As Little Women (2019) is now available to purchase digitally, I’ve been pondering what it is that sets writer and director Greta Gerwig’s adaptation apart from the others before it. Obviously there is the stunning cinematography, the Oscar-winning costumes, and the fresh non-linear storyline. Gerwig’s script is vibrant and the entire cast gives fantastic performances.
But what is truly most remarkable about Gerwig’s film is that she not only gets Jo March right, but that she understands Meg, Beth, and Amy as well. The other March sisters, particularly Meg and Beth, are often overlooked and function only as side characters to Jo in film adaptations. But Gerwig has restored them to the importance that they hold in Louisa May Alcott’s original novel, which is after all called “Little Women,” not “Little Woman.”
Gerwig and actress Emma Watson show how Meg struggles with the March family’s poverty more than her younger sisters. In the novel, it’s mentioned that Meg is the eldest and thus the only one who remembers when the family was more prosperous. Gerwig shows us how Meg’s wealthier friends make her feel like she’s missing out and how much she yearns for finer things. Gerwig perfectly illustrates the drastic difference between the world that Meg is allowed a peek at when she attends her friend’s coming out ball and that which she inhabits with her less well-off husband, Laurie’s former tutor John Brooke.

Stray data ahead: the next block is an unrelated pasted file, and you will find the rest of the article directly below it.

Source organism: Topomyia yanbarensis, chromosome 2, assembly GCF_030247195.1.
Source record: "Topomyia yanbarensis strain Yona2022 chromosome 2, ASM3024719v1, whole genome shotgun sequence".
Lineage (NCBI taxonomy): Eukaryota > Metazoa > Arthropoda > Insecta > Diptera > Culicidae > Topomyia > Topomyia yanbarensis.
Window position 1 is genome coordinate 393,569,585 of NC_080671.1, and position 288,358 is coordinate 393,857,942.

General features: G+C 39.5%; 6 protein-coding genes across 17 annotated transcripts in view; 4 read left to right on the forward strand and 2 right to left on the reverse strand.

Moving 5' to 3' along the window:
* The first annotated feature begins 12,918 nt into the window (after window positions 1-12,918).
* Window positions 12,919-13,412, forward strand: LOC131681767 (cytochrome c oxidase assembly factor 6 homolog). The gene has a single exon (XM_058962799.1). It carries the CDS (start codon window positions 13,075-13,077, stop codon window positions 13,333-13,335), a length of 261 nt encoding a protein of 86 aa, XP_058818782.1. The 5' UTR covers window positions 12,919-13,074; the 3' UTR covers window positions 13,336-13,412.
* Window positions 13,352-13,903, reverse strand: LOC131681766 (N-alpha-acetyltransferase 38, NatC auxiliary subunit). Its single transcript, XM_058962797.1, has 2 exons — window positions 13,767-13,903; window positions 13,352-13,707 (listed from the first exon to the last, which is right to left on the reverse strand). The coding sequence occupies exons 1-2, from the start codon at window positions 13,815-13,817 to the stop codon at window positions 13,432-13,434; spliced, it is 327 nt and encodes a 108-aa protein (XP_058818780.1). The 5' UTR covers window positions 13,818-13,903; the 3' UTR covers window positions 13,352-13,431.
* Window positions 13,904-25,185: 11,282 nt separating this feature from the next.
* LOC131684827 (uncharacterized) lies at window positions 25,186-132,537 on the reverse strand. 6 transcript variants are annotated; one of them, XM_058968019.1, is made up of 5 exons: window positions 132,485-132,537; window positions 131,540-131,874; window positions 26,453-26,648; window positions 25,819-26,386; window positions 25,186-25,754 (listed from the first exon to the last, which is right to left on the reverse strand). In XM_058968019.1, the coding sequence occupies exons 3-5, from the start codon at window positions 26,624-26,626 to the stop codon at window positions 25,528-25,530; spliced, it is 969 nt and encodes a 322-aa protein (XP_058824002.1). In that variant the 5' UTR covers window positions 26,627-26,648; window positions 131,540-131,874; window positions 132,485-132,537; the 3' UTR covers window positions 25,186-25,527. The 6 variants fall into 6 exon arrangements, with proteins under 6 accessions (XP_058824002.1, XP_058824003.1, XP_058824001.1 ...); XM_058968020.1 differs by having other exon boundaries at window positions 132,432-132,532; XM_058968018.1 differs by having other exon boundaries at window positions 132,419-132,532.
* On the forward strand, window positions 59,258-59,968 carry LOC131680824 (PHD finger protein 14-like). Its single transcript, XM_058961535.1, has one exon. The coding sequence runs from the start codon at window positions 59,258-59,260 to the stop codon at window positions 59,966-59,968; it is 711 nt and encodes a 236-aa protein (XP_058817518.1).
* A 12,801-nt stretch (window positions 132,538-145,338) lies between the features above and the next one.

By casting charming and handsome James Norton as John Brooke, Gerwig helps legitimize Meg’s choice to be with him. Some of the most delightful moments of the film are how obviously smitten he is with Meg from their first meeting. Jo cannot understand her sister’s willingness to give up the chance for an acting career or a finer life to marry him. But Meg defends herself, saying, “Just because my dreams are different than yours doesn’t mean they’re unimportant.”
Meg dreams of being a mother and a wife, a more traditional path than her artistically-inclined sisters want to follow. But Gerwig makes clear that this path isn’t lesser; it’s simply the one best suited to the eldest March sister. Gerwig also highlights how Meg likes to play mother to her siblings, constantly coaching Jo in manners when they’re out in society, and her devotion to her own children in the later years. Meg’s later years are often glossed over in film adaptations, but Gerwig continues to follow how her and John’s marriage evolves and how their lack of money continues to challenge her.
Beth is the peacemaker and homebody of the March family, who would consider herself a Hufflepuff if she lived in 2020. Gerwig includes many little details from the novel, like Beth caring for her dolls and embroidering slippers for Mr. Laurence. Eliza Scanlen perfectly demonstrates Beth’s shy nature, along with her incredible love for her sisters. She is more than the idealized younger sister spurring Jo on, but a fully fleshed out character in her own right. This film doesn’t just show her as a frail angel; in fact, in the younger scenes she is solid and almost cherubic. The audience is able to track her illness as she seems to dim as she grows older and weaker.